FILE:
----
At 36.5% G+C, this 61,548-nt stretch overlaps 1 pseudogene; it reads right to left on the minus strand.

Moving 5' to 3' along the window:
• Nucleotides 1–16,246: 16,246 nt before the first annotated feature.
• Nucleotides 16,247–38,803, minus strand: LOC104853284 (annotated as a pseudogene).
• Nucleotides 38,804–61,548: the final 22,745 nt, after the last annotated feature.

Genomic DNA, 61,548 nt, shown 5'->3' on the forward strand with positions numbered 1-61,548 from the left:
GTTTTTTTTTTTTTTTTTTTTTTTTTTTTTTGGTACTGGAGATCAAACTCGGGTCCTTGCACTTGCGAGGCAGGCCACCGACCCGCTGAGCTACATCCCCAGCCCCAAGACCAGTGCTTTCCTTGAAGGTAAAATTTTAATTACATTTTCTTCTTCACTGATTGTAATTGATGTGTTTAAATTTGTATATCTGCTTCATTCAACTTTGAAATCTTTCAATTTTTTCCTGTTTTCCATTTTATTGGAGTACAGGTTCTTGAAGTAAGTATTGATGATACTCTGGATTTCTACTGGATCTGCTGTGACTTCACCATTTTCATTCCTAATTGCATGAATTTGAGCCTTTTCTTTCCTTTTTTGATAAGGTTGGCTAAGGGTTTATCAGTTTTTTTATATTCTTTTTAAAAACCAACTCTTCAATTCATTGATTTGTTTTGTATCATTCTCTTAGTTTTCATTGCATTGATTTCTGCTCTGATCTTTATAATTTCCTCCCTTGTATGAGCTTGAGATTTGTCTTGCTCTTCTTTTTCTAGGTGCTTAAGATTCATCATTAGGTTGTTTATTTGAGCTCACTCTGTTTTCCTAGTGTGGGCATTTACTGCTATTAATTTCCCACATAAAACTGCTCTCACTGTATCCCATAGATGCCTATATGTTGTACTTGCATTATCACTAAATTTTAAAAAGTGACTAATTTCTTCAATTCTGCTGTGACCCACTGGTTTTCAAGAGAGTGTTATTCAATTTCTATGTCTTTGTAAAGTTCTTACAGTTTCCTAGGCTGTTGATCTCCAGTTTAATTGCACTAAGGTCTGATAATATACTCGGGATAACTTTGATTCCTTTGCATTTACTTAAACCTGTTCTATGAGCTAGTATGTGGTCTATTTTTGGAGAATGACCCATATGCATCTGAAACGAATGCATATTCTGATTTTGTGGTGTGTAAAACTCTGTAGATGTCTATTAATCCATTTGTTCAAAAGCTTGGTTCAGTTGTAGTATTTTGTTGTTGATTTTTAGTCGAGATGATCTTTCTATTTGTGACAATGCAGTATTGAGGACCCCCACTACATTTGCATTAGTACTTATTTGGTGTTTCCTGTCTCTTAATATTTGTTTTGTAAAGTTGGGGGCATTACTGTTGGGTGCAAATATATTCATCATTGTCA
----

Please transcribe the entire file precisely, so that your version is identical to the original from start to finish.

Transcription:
At 36.5% G+C, this 61,548-nt stretch overlaps 1 pseudogene; it reads right to left on the minus strand.

Moving 5' to 3' along the window:
• Nucleotides 1–16,246: 16,246 nt before the first annotated feature.
• Nucleotides 16,247–38,803, minus strand: LOC104853284 (annotated as a pseudogene).
• Nucleotides 38,804–61,548: the final 22,745 nt, after the last annotated feature.

Genomic DNA, 61,548 nt, shown 5'->3' on the forward strand with positions numbered 1-61,548 from the left:
GTTTTTTTTTTTTTTTTTTTTTTTTTTTTTTGGTACTGGAGATCAAACTCGGGTCCTTGCACTTGCGAGGCAGGCCACCGACCCGCTGAGCTACATCCCCAGCCCCAAGACCAGTGCTTTCCTTGAAGGTAAAATTTTAATTACATTTTCTTCTTCACTGATTGTAATTGATGTGTTTAAATTTGTATATCTGCTTCATTCAACTTTGAAATCTTTCAATTTTTTCCTGTTTTCCATTTTATTGGAGTACAGGTTCTTGAAGTAAGTATTGATGATACTCTGGATTTCTACTGGATCTGCTGTGACTTCACCATTTTCATTCCTAATTGCATGAATTTGAGCCTTTTCTTTCCTTTTTTGATAAGGTTGGCTAAGGGTTTATCAGTTTTTTTATATTCTTTTTAAAAACCAACTCTTCAATTCATTGATTTGTTTTGTATCATTCTCTTAGTTTTCATTGCATTGATTTCTGCTCTGATCTTTATAATTTCCTCCCTTGTATGAGCTTGAGATTTGTCTTGCTCTTCTTTTTCTAGGTGCTTAAGATTCATCATTAGGTTGTTTATTTGAGCTCACTCTGTTTTCCTAGTGTGGGCATTTACTGCTATTAATTTCCCACATAAAACTGCTCTCACTGTATCCCATAGATGCCTATATGTTGTACTTGCATTATCACTAAATTTTAAAAAGTGACTAATTTCTTCAATTCTGCTGTGACCCACTGGTTTTCAAGAGAGTGTTATTCAATTTCTATGTCTTTGTAAAGTTCTTACAGTTTCCTAGGCTGTTGATCTCCAGTTTAATTGCACTAAGGTCTGATAATATACTCGGGATAACTTTGATTCCTTTGCATTTACTTAAACCTGTTCTATGAGCTAGTATGTGGTCTATTTTTGGAGAATGACCCATATGCATCTGAAACGAATGCATATTCTGATTTTGTGGTGTGTAAAACTCTGTAGATGTCTATTAATCCATTTGTTCAAAAGCTTGGTTCAGTTGTAGTATTTTGTTGTTGATTTTTAGTCGAGATGATCTTTCTATTTGTGACAATGCAGTATTGAGGACCCCCACTACATTTGCATTAGTACTTATTTGGTGTTTCCTGTCTCTTAATATTTGTTTTGTAAAGTTGGGGGCATTACTGTTGGGTGCAAATATATTCATCATTGTCA